You’ve just completed the Desktop 1: Fundamentals course. Maybe it was in a classroom. Maybe it was through an interactive online class. You might be asking yourself – now what? I’ve got all these tips and ideas about Tableau Desktop in my head, and I’m worried that I’ve been overloaded. How do I keep these skills I’ve learned? How do I get even better?
Well, well, you’ve come to the right place. Our Tableau consultants come from many different backgrounds and proficiencies. Our training team has a lot of experience in taking Tableau noobs and making them into rock stars.
Here’s what you can do now that you’ve completed training to continue the journey towards wicked nunchuck skills … er, I mean … Tableau mastery.
Skills that you learn in the classroom that you don’t use on the playing field will quickly fade, so start using your training immediately. Even if your data sources aren’t ready or you don’t have a specific goal in mind, just start playing in Tableau. Experiment and try new things. Find data sources off of the Internet and put the ideas that were introduced in Desktop 1: Fundamentals into practice until they are second nature.
Look for other dashboards and try to reproduce them. Ask for spreadsheets that your coworkers have to maintain and see how you make them more dynamic and effective by trying different chart types and presentations.
The more you put into Tableau, the better you’ll be.
Become the Evangelist
The old adage that the best way to learn something is to teach it is absolutely true. Repetition is the key to excellence. Practice makes perfect. Once you’ve completed some level of Tableau training, the best way to reinforce all of the material that you covered in your Desktop 1: Fundamentals course is to become a Tableau evangelist in your own company.
One of the recommendations that the Tableau Drive methodology suggests for expanding user adoption and changing the corporate culture to one that embraces analytics is to hold “office hours.” This time is an open door policy for the local Tableau experts to take questions from newer users, review dashboards and mentor.
The best part of it for you is that you will be asked questions that you don’t the answer to, and that challenge of finding a piece of knowledge will make you stronger in your own skillset.
The revolution that was started with Tableau Software in putting business users into the driver’s seat for analytics is worldwide. As a result, Tableau has one of the most energized and passionate user bases in the industry. Tableau aficionados are on part with their devotion to Tableau as Photoshop enthusiasts, Mac users and WoW clans.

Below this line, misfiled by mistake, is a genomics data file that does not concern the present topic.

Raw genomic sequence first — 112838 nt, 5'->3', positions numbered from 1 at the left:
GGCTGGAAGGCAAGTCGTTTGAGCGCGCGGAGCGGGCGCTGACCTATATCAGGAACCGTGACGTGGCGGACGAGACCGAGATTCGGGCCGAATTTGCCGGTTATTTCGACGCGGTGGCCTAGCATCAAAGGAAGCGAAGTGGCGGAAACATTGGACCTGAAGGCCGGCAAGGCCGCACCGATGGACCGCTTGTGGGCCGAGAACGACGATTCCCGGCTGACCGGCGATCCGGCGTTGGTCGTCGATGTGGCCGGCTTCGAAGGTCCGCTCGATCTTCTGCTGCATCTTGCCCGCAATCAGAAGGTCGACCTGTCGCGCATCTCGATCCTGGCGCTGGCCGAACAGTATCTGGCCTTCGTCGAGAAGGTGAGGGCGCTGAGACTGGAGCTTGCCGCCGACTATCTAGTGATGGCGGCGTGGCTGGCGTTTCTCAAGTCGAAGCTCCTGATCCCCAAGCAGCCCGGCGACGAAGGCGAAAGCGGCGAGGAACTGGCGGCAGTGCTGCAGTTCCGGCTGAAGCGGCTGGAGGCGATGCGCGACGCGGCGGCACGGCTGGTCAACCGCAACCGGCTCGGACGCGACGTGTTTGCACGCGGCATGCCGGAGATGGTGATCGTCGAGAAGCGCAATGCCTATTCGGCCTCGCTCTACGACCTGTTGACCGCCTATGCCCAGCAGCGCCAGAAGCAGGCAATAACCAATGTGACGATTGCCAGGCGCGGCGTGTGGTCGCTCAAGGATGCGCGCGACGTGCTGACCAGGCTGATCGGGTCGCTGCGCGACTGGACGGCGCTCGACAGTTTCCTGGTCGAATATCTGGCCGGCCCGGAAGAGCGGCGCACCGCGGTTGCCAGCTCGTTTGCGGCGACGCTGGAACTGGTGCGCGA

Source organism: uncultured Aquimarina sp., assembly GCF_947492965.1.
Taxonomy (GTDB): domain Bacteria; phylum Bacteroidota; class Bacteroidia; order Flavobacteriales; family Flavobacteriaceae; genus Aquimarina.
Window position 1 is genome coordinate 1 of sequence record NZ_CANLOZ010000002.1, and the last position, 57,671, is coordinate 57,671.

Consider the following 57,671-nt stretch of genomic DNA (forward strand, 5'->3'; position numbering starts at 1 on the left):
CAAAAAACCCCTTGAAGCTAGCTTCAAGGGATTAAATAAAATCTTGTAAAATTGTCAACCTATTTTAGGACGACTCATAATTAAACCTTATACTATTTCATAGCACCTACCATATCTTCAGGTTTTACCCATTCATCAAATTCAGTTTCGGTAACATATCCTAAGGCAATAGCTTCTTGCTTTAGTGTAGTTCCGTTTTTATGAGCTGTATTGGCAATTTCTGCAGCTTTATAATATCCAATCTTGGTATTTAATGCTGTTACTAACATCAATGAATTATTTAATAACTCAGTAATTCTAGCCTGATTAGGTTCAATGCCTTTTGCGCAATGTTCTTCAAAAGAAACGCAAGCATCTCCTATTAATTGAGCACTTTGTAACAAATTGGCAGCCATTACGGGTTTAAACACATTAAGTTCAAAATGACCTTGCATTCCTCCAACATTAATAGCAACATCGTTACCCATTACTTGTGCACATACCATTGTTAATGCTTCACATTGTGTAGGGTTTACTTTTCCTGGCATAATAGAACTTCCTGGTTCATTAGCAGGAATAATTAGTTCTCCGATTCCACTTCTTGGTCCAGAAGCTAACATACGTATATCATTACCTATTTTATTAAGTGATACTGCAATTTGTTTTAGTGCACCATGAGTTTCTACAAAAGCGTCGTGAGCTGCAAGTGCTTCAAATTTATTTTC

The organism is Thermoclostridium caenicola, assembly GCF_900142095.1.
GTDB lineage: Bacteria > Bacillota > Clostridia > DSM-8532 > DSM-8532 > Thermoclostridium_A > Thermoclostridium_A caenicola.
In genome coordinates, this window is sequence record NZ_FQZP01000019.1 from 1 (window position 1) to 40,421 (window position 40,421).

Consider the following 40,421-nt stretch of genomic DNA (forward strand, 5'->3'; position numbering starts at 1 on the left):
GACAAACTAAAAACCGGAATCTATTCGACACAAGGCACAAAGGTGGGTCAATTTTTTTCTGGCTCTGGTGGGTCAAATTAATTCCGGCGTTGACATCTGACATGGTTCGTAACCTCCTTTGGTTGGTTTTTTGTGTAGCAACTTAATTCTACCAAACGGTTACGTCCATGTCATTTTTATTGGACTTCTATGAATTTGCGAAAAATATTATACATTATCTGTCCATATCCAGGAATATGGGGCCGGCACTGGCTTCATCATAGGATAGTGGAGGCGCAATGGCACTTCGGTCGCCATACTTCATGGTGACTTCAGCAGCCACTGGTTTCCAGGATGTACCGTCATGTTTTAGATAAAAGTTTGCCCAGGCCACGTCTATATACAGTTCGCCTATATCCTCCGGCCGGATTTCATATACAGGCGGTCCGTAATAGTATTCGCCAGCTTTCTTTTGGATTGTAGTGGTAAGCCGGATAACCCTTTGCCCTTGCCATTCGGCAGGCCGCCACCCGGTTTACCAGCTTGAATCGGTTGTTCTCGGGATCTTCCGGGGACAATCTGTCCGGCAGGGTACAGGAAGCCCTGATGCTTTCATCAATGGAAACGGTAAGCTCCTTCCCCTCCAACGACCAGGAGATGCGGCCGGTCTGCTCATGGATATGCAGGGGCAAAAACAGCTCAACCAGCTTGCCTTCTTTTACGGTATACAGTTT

Now that you’re well versed in the basics of Tableau, get into the online community. A great way to continue to build proficiency and to learn is to make personal connections within the topic. You’ll find that more experienced users are quite generous in offering assistance and ideas for tough questions. In addition, you might find some questions posted that you’re now able to answer.
Making friendships in the community makes going to conventions and conferences all the more fun as you meet back up with other data nerds from across the country and even the world.
Tableau Public is the art gallery for viz geeks. The interests on display in the dashboards is as varied as you can imagine – from fantasy football to movies to politics to video games and more. Much more. Looking at the crazy ideas from other Tableau users is highly addictive and quite humorous. Our own consultants have contributed mightily, so keep an eye for some of the names you might see on the InterWorks Team page or our blog.
Have fun with Tableau and start building dashboards that are challenging for yourself. If you’ve hit on something, post it to Tableau public for the rest of the community to enjoy. Not only could you make a name for yourself as creative and innovative dashboard master, but you’ll also get tips and tricks from Tableau rock stars.
Desktop 1: Fundamentals is the first class you should take in Tableau. It is dipping your toe into the waters to get enough proficiency and skill to start creating sound dashboards. The journey to becoming a true Tableau Jedi doesn’t end there. The next course is the Desktop II: Intermediate class. While it is shorter in duration, it is far more specific in scope.
In addition to more advanced courses, you can also ask your Tableau trainer to devise custom curriculum for the needs of you and your team. If your company is particularly interested in say calculated fields, you can have your trainer go into incredible detail on that particular subject. It’s a great way to build mastery on topics that are immediately applicable to your needs.
Whether you need the Desktop I: Fundamentals course for you or your entire team, InterWorks has certified trainers that are widely recognized as the best in the business. We offer the full complement of Tableau training, including Desktop 1: Fundamentals, Desktop II: Intermediate, Server and even customized curriculum based on your requests and your needs.
Contact us today for more information on Tableau training.